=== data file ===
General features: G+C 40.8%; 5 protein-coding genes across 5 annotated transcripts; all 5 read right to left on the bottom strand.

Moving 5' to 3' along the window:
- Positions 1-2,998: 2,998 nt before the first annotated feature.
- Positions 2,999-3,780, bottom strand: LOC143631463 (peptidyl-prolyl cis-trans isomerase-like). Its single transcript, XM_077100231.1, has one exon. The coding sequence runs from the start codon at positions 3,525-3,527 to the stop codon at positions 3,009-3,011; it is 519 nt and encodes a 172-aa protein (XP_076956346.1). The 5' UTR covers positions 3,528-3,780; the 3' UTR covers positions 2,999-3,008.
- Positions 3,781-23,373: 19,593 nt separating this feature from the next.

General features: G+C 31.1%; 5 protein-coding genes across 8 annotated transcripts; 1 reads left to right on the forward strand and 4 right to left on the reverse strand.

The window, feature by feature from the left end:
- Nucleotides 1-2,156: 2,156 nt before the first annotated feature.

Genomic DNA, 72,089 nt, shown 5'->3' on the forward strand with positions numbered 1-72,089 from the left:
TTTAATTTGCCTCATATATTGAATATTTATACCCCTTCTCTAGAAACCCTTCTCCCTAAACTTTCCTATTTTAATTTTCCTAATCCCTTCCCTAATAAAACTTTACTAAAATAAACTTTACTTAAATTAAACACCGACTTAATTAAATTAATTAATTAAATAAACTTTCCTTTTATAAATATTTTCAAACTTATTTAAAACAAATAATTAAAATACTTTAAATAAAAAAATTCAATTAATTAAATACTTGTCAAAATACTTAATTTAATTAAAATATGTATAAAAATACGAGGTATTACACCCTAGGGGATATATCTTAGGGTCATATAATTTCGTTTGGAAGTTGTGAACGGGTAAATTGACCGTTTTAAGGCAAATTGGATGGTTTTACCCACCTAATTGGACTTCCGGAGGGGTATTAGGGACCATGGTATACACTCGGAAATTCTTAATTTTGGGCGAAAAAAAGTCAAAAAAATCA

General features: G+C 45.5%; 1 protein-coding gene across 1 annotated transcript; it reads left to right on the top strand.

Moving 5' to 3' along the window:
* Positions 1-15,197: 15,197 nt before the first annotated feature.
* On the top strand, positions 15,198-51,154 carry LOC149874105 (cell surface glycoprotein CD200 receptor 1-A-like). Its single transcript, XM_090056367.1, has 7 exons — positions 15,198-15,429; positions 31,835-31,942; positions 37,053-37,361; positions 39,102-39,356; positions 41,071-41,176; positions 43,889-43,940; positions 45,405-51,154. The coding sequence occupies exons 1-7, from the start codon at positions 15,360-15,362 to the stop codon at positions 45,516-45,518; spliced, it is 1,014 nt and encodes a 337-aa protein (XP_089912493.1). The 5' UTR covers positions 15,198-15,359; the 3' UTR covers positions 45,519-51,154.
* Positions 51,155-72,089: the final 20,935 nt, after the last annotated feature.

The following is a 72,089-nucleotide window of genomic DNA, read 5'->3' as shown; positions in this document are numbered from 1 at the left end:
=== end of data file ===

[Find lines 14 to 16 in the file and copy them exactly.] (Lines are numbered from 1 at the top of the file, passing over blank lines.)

* On the top strand, positions 15,198-51,154 carry LOC149874105 (cell surface glycoprotein CD200 receptor 1-A-like). Its single transcript, XM_090056367.1, has 7 exons — positions 15,198-15,429; positions 31,835-31,942; positions 37,053-37,361; positions 39,102-39,356; positions 41,071-41,176; positions 43,889-43,940; positions 45,405-51,154. The coding sequence occupies exons 1-7, from the start codon at positions 15,360-15,362 to the stop codon at positions 45,516-45,518; spliced, it is 1,014 nt and encodes a 337-aa protein (XP_089912493.1). The 5' UTR covers positions 15,198-15,359; the 3' UTR covers positions 45,519-51,154.
* Positions 51,155-72,089: the final 20,935 nt, after the last annotated feature.

The following is a 72,089-nucleotide window of genomic DNA, read 5'->3' as shown; positions in this document are numbered from 1 at the left end: